Historic Triangle releases report on local economic diversification

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October 14, 2010

10:34 PM

The Historic Triangle Collaborative has released a report, “Economic Diversification in America’s Historic Triangle,” which identifies goals intended to improve the quality of life and in James City County, the City of Williamsburg and York County and the economic success of the three regions.

Jim Golden, vice president of strategic initiatives at the College of William and Mary and chairman of the Greater Williamsburg Chamber and Tourism Alliance, led the task force responsible for the report. The group, which was created by the HTC in August 2009 to study beneficial strategies to diversify the tourism sector, also included Leonard Sledge of the College’s Economic Development department.

“The 13 members of the task force who worked on the report over the past year have extensive experience and expertise in economic development issues,” Golden said. “The task force drew on a number of studies completed over the past decade, assembled a new database covering the three jurisdictions and interviewed business leaders and other professionals with expertise on business creation, expansion and attraction and tourism.”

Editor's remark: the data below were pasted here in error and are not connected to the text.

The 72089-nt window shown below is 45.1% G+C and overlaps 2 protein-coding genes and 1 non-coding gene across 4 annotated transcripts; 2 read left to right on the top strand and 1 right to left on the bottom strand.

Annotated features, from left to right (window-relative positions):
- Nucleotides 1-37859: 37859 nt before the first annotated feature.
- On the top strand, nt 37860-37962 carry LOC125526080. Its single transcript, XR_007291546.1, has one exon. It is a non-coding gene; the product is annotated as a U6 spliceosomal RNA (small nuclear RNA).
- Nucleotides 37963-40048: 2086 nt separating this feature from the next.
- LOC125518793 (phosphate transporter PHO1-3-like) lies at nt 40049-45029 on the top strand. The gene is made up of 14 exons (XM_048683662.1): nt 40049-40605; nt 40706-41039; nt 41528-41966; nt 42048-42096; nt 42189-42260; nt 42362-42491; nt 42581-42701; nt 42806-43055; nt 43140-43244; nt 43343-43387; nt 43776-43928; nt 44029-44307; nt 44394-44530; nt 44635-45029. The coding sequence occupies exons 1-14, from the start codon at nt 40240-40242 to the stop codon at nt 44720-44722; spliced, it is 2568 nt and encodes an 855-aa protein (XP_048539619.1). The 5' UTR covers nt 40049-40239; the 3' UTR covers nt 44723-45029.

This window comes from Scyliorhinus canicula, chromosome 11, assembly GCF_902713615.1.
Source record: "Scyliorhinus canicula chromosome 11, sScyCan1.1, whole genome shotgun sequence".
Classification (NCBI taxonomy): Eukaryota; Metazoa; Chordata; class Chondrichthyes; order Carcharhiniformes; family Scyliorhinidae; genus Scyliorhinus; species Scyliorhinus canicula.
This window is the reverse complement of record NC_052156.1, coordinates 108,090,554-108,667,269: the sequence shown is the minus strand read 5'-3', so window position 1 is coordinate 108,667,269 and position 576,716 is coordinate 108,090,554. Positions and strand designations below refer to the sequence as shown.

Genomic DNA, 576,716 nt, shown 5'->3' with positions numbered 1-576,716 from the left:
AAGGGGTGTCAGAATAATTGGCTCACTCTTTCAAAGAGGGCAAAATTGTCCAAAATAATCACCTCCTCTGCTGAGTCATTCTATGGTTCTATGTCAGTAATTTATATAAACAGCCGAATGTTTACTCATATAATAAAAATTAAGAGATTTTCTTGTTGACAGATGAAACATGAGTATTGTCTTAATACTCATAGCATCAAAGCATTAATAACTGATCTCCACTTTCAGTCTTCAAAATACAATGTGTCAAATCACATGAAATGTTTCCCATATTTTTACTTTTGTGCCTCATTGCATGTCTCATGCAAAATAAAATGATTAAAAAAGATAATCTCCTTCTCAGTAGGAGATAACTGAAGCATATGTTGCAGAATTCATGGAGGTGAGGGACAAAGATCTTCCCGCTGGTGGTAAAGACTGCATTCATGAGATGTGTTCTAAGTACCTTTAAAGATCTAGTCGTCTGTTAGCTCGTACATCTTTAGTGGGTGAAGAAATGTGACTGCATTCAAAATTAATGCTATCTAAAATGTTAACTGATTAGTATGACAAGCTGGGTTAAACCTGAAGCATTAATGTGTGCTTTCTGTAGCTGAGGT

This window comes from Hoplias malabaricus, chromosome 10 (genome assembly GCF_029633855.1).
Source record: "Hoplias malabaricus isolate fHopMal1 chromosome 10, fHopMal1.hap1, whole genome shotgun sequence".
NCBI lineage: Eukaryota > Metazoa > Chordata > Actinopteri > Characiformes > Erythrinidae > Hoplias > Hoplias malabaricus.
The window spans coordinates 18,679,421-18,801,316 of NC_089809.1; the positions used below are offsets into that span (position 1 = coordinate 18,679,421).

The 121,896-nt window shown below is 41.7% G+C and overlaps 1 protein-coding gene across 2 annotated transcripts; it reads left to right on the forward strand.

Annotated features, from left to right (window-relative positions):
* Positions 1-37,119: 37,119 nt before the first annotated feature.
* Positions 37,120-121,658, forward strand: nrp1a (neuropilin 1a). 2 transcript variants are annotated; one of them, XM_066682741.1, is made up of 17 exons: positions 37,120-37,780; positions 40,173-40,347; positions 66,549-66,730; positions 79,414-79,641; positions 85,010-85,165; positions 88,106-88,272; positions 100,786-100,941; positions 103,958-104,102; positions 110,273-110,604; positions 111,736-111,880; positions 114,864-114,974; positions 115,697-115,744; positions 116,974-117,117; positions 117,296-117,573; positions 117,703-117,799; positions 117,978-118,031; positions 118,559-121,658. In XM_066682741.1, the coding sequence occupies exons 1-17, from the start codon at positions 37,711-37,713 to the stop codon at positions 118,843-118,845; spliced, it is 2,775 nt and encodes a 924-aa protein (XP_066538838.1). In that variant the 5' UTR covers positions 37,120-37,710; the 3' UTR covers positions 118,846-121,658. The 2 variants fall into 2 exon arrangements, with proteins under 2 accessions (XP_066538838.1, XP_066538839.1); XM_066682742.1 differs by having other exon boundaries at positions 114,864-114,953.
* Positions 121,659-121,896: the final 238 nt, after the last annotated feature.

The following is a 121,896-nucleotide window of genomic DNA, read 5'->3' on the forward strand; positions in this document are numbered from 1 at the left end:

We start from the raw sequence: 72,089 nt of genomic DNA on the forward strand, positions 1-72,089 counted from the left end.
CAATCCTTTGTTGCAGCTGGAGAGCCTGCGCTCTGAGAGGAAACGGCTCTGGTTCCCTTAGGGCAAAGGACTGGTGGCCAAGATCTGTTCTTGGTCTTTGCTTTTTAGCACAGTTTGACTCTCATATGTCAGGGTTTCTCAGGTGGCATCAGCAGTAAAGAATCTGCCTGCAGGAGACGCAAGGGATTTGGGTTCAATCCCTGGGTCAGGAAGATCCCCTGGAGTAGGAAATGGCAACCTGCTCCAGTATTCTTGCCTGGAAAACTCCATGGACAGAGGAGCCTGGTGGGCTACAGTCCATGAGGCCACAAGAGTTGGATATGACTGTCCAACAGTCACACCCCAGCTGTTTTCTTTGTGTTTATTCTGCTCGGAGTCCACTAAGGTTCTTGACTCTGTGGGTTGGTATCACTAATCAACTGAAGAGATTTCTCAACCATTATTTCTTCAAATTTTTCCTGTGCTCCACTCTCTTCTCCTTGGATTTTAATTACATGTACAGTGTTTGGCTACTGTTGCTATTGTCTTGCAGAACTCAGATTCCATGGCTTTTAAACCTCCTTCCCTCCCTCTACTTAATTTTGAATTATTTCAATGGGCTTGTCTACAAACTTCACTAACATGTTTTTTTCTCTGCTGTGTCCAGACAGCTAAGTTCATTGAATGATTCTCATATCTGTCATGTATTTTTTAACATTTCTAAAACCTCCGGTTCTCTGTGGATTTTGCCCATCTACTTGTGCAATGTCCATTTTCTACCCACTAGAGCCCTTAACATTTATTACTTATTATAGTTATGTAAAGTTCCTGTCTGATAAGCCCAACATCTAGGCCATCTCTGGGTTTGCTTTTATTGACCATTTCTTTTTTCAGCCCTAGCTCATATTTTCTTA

The report identified six main goals. Economic development, it advised, should focus on smaller companies and hub operations of larger companies in order to take advantage of Williamsburg’s location between Richmond and Hampton Roads.

The city and both counties should pursue more project specific collaboration, including opportunities for revenue sharing. The region’s business support system should work cooperatively to encourage, support and celebrate local entrepreneurs.

Major institutions, it asserts, have assets that can be effectively leveraged in support of economic success. It directs the local economic development community to work together to develop and promote a regional business brand. Finally, it counsels the region’s tourism industry to work cooperatively to strengthen and diversify its offerings.

“The task force did a great job, and the material they provided should help generate broad community discussion of the issues,” HTC chair Sandy Wanner said.

The HTC is made up of 12 local community leaders, including the chief elected officials and administrative officers of James City County, the City of Williamsburg, and York County and the leaders of the College of William and Mary, the Colonial Williamsburg Foundation, the Jamestown-Yorktown Foundation, the Greater Williamsburg Chamber and Tourism Alliance, Busch Gardens and Water Country USA and Kingsmill Resort. The latter three groups represent the Anheuser-Busch InBev Companies.

The organization’s mission is to think regionally and work collaboratively to achieve sustainable economic and quality of life benefits for the Historic Triangle.

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